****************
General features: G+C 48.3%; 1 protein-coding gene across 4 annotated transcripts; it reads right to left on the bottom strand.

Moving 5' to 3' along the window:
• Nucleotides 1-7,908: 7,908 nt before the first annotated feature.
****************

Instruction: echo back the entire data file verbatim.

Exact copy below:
General features: G+C 48.3%; 1 protein-coding gene across 4 annotated transcripts; it reads right to left on the bottom strand.

Moving 5' to 3' along the window:
• Nucleotides 1-7,908: 7,908 nt before the first annotated feature.